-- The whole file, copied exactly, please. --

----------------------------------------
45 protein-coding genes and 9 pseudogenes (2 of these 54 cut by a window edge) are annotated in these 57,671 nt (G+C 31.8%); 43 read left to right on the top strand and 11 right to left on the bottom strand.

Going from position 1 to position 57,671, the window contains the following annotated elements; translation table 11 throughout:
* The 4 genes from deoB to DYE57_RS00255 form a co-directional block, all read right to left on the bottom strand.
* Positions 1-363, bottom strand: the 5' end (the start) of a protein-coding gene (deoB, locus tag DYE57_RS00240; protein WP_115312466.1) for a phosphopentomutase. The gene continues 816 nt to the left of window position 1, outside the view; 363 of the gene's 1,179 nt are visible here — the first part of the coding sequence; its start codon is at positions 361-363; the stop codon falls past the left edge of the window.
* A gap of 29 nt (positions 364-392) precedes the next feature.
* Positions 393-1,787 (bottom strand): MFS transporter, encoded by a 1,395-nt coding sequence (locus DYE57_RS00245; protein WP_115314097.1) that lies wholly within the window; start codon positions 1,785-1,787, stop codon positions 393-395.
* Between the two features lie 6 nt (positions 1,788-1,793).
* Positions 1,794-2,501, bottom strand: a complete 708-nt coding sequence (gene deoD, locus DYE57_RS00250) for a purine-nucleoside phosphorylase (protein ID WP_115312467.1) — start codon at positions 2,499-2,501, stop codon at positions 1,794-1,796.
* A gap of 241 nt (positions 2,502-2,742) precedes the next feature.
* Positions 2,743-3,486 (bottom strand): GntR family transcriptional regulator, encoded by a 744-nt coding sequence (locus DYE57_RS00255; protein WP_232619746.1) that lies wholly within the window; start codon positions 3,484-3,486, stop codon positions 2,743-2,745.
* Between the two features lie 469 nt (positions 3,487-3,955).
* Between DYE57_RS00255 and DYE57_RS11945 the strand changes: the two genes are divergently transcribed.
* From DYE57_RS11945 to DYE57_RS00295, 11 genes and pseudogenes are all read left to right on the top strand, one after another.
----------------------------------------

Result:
45 protein-coding genes and 9 pseudogenes (2 of these 54 cut by a window edge) are annotated in these 57,671 nt (G+C 31.8%); 43 read left to right on the top strand and 11 right to left on the bottom strand.

Going from position 1 to position 57,671, the window contains the following annotated elements; translation table 11 throughout:
* The 4 genes from deoB to DYE57_RS00255 form a co-directional block, all read right to left on the bottom strand.
* Positions 1-363, bottom strand: the 5' end (the start) of a protein-coding gene (deoB, locus tag DYE57_RS00240; protein WP_115312466.1) for a phosphopentomutase. The gene continues 816 nt to the left of window position 1, outside the view; 363 of the gene's 1,179 nt are visible here — the first part of the coding sequence; its start codon is at positions 361-363; the stop codon falls past the left edge of the window.
* A gap of 29 nt (positions 364-392) precedes the next feature.
* Positions 393-1,787 (bottom strand): MFS transporter, encoded by a 1,395-nt coding sequence (locus DYE57_RS00245; protein WP_115314097.1) that lies wholly within the window; start codon positions 1,785-1,787, stop codon positions 393-395.
* Between the two features lie 6 nt (positions 1,788-1,793).
* Positions 1,794-2,501, bottom strand: a complete 708-nt coding sequence (gene deoD, locus DYE57_RS00250) for a purine-nucleoside phosphorylase (protein ID WP_115312467.1) — start codon at positions 2,499-2,501, stop codon at positions 1,794-1,796.
* A gap of 241 nt (positions 2,502-2,742) precedes the next feature.
* Positions 2,743-3,486 (bottom strand): GntR family transcriptional regulator, encoded by a 744-nt coding sequence (locus DYE57_RS00255; protein WP_232619746.1) that lies wholly within the window; start codon positions 3,484-3,486, stop codon positions 2,743-2,745.
* Between the two features lie 469 nt (positions 3,487-3,955).
* Between DYE57_RS00255 and DYE57_RS11945 the strand changes: the two genes are divergently transcribed.
* From DYE57_RS11945 to DYE57_RS00295, 11 genes and pseudogenes are all read left to right on the top strand, one after another.